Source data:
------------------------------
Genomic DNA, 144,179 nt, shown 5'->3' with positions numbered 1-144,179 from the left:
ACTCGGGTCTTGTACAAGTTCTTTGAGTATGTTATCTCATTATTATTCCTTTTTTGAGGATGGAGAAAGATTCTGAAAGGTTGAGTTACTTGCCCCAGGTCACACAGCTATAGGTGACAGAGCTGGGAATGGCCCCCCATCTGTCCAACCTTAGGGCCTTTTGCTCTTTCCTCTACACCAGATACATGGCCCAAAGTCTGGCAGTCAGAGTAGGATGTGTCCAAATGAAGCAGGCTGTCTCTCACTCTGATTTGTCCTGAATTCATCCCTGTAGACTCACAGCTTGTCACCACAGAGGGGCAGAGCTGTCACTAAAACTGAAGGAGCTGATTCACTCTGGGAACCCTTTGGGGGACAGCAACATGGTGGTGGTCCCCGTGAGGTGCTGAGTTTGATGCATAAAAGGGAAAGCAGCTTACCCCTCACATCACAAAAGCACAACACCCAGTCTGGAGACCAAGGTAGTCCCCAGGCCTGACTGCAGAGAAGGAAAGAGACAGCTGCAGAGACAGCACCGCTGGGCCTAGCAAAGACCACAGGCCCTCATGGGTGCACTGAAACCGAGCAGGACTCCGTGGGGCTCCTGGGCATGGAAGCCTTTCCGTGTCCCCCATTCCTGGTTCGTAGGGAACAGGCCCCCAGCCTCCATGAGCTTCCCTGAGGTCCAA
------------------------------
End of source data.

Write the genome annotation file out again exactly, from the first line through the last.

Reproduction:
Genomic DNA, 144,179 nt, shown 5'->3' with positions numbered 1-144,179 from the left:
ACTCGGGTCTTGTACAAGTTCTTTGAGTATGTTATCTCATTATTATTCCTTTTTTGAGGATGGAGAAAGATTCTGAAAGGTTGAGTTACTTGCCCCAGGTCACACAGCTATAGGTGACAGAGCTGGGAATGGCCCCCCATCTGTCCAACCTTAGGGCCTTTTGCTCTTTCCTCTACACCAGATACATGGCCCAAAGTCTGGCAGTCAGAGTAGGATGTGTCCAAATGAAGCAGGCTGTCTCTCACTCTGATTTGTCCTGAATTCATCCCTGTAGACTCACAGCTTGTCACCACAGAGGGGCAGAGCTGTCACTAAAACTGAAGGAGCTGATTCACTCTGGGAACCCTTTGGGGGACAGCAACATGGTGGTGGTCCCCGTGAGGTGCTGAGTTTGATGCATAAAAGGGAAAGCAGCTTACCCCTCACATCACAAAAGCACAACACCCAGTCTGGAGACCAAGGTAGTCCCCAGGCCTGACTGCAGAGAAGGAAAGAGACAGCTGCAGAGACAGCACCGCTGGGCCTAGCAAAGACCACAGGCCCTCATGGGTGCACTGAAACCGAGCAGGACTCCGTGGGGCTCCTGGGCATGGAAGCCTTTCCGTGTCCCCCATTCCTGGTTCGTAGGGAACAGGCCCCCAGCCTCCATGAGCTTCCCTGAGGTCCAA